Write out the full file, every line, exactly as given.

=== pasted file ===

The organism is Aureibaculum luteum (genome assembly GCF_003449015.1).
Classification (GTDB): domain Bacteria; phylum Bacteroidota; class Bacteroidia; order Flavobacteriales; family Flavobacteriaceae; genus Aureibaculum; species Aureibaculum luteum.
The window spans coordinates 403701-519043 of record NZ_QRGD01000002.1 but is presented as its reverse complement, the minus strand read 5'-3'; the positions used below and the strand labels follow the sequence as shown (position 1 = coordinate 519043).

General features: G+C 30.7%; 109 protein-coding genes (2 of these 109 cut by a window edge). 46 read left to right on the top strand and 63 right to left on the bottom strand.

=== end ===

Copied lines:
The organism is Aureibaculum luteum (genome assembly GCF_003449015.1).
Classification (GTDB): domain Bacteria; phylum Bacteroidota; class Bacteroidia; order Flavobacteriales; family Flavobacteriaceae; genus Aureibaculum; species Aureibaculum luteum.
The window spans coordinates 403701-519043 of record NZ_QRGD01000002.1 but is presented as its reverse complement, the minus strand read 5'-3'; the positions used below and the strand labels follow the sequence as shown (position 1 = coordinate 519043).

General features: G+C 30.7%; 109 protein-coding genes (2 of these 109 cut by a window edge). 46 read left to right on the top strand and 63 right to left on the bottom strand.